Metadata literally means ‘data about data’. In the context of research data management, Metadata may refer to a highly structured, machine-readable subset of data documentation that may be indexed and stored within a database. The terms metadata and data documentation are often used interchangeably.
Metadata may be created manually, by filling in fields in a spreadsheet or database for example, or created automatically, by being recorded by an instrument. The cost of manual metadata creation is significantly greater than that of automatic metadata creation. There are various tools available for automating metadata capture – some workflow and Lab notebook management tools are listed by the DCC.
|Metadata needs to be standardised to be useful – common aspects such as language, spelling and date formats need agreement. Metadata schemas are arrangements in which metadata are structured, specifying the content, format and organisation of metadata elements. The metadata schema will specify fields (or parameters) with standardised formats for their content (or value). Metadata schemas range from the generic such as Dublin Core, generic schemas for research data, such as the Datacite Metadata Schema and the Data Documentation Initiative (DDI), to those developed for specific disciplines and the sorts of data they produce - For more information on these, see the DCC page on Disciplinary Metadata.|
|Types of Metadata||
|Catalogue Metadata||This is the information required to identify a dataset, to search and discover a dataset in a repository catalogue, and to cite a dataset. This is the information required by a data repository when depositing a dataset.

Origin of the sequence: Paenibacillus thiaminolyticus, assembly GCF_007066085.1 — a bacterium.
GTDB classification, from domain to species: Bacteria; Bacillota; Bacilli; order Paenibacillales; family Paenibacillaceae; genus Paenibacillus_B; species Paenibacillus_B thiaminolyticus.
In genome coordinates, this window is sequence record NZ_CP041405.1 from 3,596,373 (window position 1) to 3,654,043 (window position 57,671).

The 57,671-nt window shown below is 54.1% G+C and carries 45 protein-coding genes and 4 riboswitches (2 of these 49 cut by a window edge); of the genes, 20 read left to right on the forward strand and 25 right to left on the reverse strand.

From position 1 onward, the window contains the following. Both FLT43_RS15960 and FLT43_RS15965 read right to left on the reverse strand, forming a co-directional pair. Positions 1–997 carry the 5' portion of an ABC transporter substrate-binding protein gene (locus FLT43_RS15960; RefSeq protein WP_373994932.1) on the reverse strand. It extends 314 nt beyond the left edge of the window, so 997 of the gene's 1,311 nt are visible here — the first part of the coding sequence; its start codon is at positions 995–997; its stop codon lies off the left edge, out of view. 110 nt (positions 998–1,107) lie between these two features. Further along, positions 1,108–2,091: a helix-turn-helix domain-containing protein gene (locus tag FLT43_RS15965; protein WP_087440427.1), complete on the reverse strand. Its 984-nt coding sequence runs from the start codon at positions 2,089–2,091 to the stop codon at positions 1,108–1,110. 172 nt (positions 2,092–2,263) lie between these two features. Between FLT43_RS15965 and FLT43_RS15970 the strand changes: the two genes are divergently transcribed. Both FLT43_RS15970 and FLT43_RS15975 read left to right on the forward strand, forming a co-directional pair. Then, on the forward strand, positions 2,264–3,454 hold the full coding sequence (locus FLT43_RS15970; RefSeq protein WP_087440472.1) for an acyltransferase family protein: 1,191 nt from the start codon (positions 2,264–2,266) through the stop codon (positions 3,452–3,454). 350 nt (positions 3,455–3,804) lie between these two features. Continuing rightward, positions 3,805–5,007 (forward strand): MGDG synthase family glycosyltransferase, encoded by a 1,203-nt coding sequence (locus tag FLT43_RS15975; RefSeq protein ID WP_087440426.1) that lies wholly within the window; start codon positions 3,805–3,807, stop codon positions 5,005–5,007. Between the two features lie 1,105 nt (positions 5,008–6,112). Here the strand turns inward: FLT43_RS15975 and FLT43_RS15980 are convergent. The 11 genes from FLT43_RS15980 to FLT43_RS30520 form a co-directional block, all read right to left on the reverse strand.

The Datacite schema has five mandatory elements necessary for a citation:
Several optional elements:
All repositories require the mandatory metadata elements; many make description, subject, resource type and rights metadata mandatory too. Most will require additional information, Funder and Grant code in particular. Some repositories employ specialised metadata schemas appropriate for their subject area, which require input of discipline specific information.
|Discipline specific / Reuse metadata||
Specialised schemas employed by some research data repositories, will include additional fields, controlled vocabularies and specialised ontologies allowing a dataset record to provide enough information to make the data understandable and reusable. For more information on these, see the DCC page on Disciplinary Metadata.
Basic ‘catalogue’ metadata schemas, such as the Datacite schema, may be adequate in providing this richer metadata, as information about the methods involved in creating or collecting and processing the data may be included in the ‘description’ field of a ‘catalogue’ metadata schema. Alternatively, it may be more convenient to give detailed information in a separate ‘data document’ (which will also require its own catalogue metadata description). Such data documents may be associated with the dataset file, by being included in the same file set or by being identified in the Related identifier / Reference field of the dataset metadata. For more information, see the page on Describing your data.
For more on metadata see ANDS Metadata Guide (working level)
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